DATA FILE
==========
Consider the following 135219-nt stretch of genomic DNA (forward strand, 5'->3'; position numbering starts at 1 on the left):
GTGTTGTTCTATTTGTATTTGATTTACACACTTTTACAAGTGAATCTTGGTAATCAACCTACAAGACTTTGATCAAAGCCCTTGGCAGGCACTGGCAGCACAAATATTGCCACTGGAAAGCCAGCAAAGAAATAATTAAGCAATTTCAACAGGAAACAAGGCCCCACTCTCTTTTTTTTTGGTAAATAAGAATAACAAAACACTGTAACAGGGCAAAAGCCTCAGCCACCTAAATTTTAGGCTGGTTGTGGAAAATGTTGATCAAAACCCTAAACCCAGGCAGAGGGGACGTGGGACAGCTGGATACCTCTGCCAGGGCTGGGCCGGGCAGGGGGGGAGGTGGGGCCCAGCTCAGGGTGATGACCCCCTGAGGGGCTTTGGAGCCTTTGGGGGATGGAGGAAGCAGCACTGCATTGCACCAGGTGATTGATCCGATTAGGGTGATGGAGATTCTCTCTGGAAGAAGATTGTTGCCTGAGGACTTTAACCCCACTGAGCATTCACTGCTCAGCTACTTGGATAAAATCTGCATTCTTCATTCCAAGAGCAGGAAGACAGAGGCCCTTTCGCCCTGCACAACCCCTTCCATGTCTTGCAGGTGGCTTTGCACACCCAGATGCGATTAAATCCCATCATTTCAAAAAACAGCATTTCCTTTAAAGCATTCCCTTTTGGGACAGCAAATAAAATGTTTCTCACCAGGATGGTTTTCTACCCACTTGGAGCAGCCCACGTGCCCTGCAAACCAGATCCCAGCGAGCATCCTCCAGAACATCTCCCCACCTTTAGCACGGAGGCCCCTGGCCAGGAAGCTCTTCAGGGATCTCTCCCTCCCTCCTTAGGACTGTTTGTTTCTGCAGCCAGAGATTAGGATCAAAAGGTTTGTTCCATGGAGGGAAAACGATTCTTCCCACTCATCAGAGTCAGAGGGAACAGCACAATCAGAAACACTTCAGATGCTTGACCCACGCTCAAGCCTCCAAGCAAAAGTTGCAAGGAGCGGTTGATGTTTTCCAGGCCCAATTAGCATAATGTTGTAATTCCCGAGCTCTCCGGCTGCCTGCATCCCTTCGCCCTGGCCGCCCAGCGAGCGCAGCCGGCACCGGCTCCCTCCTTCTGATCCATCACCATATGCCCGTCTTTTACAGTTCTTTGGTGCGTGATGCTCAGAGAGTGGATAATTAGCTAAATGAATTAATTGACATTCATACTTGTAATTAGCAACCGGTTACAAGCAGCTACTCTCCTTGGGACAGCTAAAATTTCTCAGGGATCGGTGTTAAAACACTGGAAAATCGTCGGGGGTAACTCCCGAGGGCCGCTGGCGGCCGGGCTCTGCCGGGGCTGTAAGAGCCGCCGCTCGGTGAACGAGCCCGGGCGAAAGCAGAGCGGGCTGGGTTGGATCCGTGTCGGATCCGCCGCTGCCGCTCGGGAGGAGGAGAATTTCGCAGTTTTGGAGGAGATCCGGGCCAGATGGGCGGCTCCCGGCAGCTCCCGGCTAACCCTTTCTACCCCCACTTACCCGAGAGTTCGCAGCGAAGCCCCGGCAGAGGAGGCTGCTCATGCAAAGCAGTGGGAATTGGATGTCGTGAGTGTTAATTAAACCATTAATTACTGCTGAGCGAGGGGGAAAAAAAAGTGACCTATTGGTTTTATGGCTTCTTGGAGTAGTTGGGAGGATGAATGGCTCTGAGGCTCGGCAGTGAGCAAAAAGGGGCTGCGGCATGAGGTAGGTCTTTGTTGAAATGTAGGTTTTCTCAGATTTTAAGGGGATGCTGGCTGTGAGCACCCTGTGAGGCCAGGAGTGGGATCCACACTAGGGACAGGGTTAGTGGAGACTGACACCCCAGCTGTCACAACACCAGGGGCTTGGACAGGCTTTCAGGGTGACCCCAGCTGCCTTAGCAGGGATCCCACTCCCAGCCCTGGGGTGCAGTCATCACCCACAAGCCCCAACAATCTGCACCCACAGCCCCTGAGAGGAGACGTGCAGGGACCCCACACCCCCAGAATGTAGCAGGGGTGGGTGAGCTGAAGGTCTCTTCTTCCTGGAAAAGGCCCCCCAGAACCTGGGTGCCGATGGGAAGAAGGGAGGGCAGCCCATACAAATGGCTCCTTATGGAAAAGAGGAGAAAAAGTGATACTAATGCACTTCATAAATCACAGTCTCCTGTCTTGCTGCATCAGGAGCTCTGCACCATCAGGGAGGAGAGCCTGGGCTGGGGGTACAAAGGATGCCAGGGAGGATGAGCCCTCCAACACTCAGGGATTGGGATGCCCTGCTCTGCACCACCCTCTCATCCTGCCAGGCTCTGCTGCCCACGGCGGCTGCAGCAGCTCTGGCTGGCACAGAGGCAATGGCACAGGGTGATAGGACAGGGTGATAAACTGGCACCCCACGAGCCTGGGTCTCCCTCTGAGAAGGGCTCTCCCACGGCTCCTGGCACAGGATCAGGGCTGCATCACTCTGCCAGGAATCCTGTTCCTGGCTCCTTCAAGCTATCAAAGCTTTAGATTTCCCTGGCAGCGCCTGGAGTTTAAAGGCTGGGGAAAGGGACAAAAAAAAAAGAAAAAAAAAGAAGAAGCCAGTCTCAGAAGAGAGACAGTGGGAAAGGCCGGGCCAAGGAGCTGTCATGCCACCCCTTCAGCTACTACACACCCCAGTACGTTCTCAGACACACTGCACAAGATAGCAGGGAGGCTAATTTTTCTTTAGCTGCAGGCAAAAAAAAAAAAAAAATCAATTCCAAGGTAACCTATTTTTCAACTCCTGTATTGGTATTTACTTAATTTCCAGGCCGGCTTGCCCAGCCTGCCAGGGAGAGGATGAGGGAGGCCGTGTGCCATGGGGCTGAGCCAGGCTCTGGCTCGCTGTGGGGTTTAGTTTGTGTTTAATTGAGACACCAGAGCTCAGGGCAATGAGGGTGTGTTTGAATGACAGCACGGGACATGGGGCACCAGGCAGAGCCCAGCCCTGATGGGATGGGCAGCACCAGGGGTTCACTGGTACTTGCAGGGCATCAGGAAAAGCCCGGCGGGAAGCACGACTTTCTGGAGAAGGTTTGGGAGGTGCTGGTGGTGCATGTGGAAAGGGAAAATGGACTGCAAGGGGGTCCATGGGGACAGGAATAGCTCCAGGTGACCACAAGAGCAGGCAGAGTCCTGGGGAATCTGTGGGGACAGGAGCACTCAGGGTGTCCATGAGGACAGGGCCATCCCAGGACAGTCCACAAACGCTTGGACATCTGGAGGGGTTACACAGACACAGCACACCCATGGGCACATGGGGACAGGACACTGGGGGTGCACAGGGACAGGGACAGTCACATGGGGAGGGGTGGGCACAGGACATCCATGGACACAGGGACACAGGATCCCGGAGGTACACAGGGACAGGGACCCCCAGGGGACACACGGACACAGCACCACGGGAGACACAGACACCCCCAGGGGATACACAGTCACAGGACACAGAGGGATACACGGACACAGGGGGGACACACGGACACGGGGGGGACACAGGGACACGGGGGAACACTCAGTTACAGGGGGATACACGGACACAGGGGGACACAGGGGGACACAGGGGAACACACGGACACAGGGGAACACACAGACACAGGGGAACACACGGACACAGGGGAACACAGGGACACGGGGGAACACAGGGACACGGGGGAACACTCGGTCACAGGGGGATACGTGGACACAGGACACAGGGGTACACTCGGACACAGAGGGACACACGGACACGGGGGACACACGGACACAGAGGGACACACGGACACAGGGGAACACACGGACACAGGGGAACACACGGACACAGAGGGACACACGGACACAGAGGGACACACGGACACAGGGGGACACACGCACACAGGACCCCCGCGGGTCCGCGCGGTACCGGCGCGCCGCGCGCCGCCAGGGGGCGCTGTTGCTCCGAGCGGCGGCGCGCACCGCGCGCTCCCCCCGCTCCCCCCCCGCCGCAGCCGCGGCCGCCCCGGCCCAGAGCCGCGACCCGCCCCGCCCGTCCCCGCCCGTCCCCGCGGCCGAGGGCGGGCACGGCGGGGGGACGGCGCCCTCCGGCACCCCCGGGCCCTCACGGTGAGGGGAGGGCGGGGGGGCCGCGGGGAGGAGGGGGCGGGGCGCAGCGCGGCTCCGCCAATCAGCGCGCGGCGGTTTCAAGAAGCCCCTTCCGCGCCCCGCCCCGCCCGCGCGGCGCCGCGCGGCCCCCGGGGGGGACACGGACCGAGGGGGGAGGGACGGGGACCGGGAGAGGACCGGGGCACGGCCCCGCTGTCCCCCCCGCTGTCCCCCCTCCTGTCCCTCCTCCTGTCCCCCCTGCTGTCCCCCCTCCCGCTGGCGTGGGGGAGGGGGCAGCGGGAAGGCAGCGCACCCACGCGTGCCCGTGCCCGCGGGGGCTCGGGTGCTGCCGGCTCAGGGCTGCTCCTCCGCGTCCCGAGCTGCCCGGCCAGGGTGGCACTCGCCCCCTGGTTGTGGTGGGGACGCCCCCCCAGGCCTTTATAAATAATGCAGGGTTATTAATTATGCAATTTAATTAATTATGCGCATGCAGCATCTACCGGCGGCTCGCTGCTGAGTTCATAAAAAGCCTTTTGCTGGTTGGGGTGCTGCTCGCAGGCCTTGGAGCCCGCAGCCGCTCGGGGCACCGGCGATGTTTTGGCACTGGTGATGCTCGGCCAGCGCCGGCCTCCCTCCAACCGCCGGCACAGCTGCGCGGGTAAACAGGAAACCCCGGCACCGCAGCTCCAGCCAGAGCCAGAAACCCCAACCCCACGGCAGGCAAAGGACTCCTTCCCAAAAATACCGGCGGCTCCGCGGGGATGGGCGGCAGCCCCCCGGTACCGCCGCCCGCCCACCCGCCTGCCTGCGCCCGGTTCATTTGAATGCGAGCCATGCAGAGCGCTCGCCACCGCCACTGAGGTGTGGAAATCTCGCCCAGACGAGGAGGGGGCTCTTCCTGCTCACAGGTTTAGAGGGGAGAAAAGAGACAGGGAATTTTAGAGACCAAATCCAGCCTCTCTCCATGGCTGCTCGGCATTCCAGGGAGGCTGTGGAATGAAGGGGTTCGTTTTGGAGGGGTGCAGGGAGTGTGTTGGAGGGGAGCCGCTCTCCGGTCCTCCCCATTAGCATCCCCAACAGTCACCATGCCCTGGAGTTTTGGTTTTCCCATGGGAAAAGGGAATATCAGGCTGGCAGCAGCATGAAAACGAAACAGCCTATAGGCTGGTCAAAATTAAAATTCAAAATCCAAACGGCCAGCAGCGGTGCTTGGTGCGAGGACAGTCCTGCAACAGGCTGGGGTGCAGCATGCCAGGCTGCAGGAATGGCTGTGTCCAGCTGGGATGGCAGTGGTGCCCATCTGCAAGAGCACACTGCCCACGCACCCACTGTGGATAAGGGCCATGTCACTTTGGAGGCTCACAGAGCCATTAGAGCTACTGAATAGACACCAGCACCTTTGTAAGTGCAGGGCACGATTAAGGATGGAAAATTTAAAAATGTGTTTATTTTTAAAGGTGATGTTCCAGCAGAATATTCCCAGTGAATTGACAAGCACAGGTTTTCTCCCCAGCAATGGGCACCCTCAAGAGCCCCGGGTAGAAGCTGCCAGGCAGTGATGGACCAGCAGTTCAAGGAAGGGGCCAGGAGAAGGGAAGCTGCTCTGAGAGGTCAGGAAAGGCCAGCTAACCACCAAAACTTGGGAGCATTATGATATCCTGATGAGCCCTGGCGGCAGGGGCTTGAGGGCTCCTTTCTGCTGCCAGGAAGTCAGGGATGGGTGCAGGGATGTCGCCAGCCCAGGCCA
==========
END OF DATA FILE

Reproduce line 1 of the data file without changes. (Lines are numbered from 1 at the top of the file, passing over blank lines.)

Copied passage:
Consider the following 135219-nt stretch of genomic DNA (forward strand, 5'->3'; position numbering starts at 1 on the left):